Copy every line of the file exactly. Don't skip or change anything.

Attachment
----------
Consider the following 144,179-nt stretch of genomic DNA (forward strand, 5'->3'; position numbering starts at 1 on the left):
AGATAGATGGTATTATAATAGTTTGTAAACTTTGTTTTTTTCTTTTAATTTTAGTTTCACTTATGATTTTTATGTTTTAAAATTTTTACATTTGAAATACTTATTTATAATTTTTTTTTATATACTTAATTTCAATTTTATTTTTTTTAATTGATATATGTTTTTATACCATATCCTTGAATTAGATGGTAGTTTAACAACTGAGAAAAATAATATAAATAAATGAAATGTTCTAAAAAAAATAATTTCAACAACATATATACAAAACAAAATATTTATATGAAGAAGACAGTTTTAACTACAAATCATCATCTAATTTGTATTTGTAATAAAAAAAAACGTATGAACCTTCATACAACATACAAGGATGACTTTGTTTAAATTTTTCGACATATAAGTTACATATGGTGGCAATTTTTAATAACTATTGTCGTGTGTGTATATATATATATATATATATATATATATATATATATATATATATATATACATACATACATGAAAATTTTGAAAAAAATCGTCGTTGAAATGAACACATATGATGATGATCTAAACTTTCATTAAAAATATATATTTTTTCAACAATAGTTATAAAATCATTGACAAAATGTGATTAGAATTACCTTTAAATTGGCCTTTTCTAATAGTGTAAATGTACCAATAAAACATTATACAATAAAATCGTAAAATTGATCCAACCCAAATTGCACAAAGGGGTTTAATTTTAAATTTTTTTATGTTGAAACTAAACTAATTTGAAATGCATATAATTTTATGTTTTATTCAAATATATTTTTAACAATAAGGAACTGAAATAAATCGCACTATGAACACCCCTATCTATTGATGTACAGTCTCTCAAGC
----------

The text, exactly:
Consider the following 144,179-nt stretch of genomic DNA (forward strand, 5'->3'; position numbering starts at 1 on the left):
AGATAGATGGTATTATAATAGTTTGTAAACTTTGTTTTTTTCTTTTAATTTTAGTTTCACTTATGATTTTTATGTTTTAAAATTTTTACATTTGAAATACTTATTTATAATTTTTTTTTATATACTTAATTTCAATTTTATTTTTTTTAATTGATATATGTTTTTATACCATATCCTTGAATTAGATGGTAGTTTAACAACTGAGAAAAATAATATAAATAAATGAAATGTTCTAAAAAAAATAATTTCAACAACATATATACAAAACAAAATATTTATATGAAGAAGACAGTTTTAACTACAAATCATCATCTAATTTGTATTTGTAATAAAAAAAAACGTATGAACCTTCATACAACATACAAGGATGACTTTGTTTAAATTTTTCGACATATAAGTTACATATGGTGGCAATTTTTAATAACTATTGTCGTGTGTGTATATATATATATATATATATATATATATATATATATATATATATATATACATACATACATGAAAATTTTGAAAAAAATCGTCGTTGAAATGAACACATATGATGATGATCTAAACTTTCATTAAAAATATATATTTTTTCAACAATAGTTATAAAATCATTGACAAAATGTGATTAGAATTACCTTTAAATTGGCCTTTTCTAATAGTGTAAATGTACCAATAAAACATTATACAATAAAATCGTAAAATTGATCCAACCCAAATTGCACAAAGGGGTTTAATTTTAAATTTTTTTATGTTGAAACTAAACTAATTTGAAATGCATATAATTTTATGTTTTATTCAAATATATTTTTAACAATAAGGAACTGAAATAAATCGCACTATGAACACCCCTATCTATTGATGTACAGTCTCTCAAGC